Early Book Review: Men Like This (The Long Shot Romance #1) by Roxanne Smith
Men Like This was a flirty, addictive, engaging read regardless of having zero shag time. It’s a romance, pure and simple: Men Like This focuses on the characters and their relationship rather than the minutiae of their physical couplings. Good news for chick lit fans, a strike to the heart for erotic romance fans, who would probably sweat blood for intimate insight on Jack Decker. In case it’s not yet clear, let me make it crystal: this book has no sex. Zero. Nada. None. And you know what? The narrative still sparkles and charms itself right off the pages. Who knew I would enjoy a closed-door romance so much? Huh!
These characters have serious panache. I freaking love Jack, and Quinn has a natural dry wit that mingles perfectly with his exuberant personality. And Jack’s accent is delivered perfectly! I could practically hear the man’s Irish-English brogue whispering in my ear. Jack reminds me a little of Mal from Kylie Scott’s Stage Dive series—the charming Mal we met in Lick rather than the crazy manic the drummer became in Play.
He was a globe-trotting, model-dating, charm-ridden actor accustomed to a flamboyant and glamorous lifestyle.
Let’s not forget chemistry. Even though the sparse sex between Jack and Quinn is solidly behind closed doors (which may as well be steel-reinforced, industrial-grade concrete – can you tell I’m really sad about this?), they mesh beautifully as a couple.
She’d swear on her soul she’d spent a lifetime kissing that mouth, running her hands over that chest. She expected him, knew him. At the same time, he was shiny and new.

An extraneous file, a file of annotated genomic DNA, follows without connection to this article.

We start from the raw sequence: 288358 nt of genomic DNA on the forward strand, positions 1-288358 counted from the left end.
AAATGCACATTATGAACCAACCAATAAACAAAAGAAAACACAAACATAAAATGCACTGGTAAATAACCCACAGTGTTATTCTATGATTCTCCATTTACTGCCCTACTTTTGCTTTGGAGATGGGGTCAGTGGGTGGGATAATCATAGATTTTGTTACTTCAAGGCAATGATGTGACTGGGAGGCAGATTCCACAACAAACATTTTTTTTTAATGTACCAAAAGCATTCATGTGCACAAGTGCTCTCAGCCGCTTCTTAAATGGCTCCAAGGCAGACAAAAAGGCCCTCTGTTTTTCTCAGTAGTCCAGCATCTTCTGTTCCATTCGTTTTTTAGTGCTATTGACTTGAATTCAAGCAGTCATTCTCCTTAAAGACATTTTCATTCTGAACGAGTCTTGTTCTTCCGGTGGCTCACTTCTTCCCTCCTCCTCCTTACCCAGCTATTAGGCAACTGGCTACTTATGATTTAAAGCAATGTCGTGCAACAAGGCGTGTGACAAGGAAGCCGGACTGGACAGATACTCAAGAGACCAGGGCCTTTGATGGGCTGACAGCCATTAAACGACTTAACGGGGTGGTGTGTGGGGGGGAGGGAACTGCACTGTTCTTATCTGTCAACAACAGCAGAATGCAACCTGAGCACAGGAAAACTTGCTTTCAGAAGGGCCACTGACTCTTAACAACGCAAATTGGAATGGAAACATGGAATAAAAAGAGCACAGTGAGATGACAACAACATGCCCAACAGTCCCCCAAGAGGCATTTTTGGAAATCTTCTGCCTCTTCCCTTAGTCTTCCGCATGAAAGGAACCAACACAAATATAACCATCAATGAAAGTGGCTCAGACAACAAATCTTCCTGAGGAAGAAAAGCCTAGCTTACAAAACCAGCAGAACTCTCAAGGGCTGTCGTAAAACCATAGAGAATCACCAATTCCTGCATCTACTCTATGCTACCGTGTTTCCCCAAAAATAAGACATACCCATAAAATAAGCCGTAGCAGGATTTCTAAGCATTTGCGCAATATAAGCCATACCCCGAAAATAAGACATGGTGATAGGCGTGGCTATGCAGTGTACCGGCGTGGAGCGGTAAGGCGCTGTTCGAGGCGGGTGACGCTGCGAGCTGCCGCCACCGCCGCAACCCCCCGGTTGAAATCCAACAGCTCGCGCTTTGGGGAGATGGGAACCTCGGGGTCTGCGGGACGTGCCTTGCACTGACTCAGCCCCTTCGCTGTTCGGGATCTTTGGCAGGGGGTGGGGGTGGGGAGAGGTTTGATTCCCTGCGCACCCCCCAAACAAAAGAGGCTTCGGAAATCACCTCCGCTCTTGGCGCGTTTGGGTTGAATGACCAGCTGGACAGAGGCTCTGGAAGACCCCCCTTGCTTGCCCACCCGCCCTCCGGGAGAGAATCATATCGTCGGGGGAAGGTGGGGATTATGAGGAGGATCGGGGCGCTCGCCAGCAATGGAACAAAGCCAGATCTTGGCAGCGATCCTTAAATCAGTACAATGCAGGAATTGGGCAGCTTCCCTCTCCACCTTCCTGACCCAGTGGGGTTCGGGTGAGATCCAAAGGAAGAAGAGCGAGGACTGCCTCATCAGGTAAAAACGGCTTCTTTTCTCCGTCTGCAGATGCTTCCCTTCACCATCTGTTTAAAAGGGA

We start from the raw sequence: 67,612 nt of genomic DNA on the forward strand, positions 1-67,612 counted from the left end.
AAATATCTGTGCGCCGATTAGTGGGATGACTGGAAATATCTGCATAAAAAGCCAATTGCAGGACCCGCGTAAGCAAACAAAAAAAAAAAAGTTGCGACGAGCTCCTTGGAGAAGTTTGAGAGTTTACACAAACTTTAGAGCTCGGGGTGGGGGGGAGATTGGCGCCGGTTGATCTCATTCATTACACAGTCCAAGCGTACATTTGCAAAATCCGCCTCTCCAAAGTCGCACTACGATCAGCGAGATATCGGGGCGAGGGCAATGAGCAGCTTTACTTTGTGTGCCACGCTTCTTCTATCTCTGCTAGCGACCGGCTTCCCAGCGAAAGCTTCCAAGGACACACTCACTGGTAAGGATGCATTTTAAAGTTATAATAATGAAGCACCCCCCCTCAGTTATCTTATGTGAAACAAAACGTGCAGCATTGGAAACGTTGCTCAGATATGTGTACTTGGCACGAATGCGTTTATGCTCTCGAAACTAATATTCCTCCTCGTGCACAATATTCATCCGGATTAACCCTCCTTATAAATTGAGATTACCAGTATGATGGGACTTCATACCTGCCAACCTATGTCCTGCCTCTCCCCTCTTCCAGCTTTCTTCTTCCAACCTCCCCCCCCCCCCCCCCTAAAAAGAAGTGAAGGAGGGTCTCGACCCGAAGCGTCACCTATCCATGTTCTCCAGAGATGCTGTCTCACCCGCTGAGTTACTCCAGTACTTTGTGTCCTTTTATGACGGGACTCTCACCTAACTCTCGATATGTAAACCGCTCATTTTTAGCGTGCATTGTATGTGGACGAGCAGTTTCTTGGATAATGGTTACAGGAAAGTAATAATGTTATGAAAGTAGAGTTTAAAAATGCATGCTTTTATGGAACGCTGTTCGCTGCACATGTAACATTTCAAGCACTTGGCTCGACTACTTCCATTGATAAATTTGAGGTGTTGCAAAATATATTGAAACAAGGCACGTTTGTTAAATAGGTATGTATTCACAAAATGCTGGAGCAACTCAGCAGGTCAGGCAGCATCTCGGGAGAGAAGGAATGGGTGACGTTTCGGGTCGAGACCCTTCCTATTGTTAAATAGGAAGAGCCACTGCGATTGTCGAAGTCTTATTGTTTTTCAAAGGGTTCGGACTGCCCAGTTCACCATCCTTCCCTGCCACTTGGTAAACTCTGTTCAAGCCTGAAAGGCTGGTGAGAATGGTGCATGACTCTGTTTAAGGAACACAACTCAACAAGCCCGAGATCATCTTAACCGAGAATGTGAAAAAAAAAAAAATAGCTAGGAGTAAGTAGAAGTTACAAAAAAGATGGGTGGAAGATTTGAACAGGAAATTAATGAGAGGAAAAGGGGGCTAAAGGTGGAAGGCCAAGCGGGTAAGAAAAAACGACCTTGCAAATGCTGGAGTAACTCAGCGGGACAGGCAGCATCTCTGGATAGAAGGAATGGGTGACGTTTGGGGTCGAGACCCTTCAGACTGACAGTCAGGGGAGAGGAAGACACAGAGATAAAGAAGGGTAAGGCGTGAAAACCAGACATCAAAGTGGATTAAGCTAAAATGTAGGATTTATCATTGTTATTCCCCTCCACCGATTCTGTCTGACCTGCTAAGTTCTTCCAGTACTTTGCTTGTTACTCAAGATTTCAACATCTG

The secondary characters stand out in their own unique ways too, none too staid or boring and each with his or her own unique signature. Gotta say though, I absolutely hated one of them. I won’t spoil the story by telling you whom, but the ending manages to wrap it all up nicely.
Men Like This author Roxanne Smith’s writing style is a little reminiscent of Tiffany Reisz’s, minus (thankfully) the scary intensity of a personality like The Siren‘s Soren. Memorable characters, smart dialogue, and fresh perspective beautifully elevate the contemporary romance of Men Like This in a genre where movie star and rock star stories are practically, tiredly, the new black.
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If you enjoyed Men Like This, you might also like Turning Thirty-Twelve by Sandy James. Both stories feature more mature heroines, mothers who have gone through painful divorces headlined by stunning younger mistresses, and literary wit abounds all around. The reading feels real, present, and approachable, like an old friend you can’t wait to catch up with again.
Men Like This is…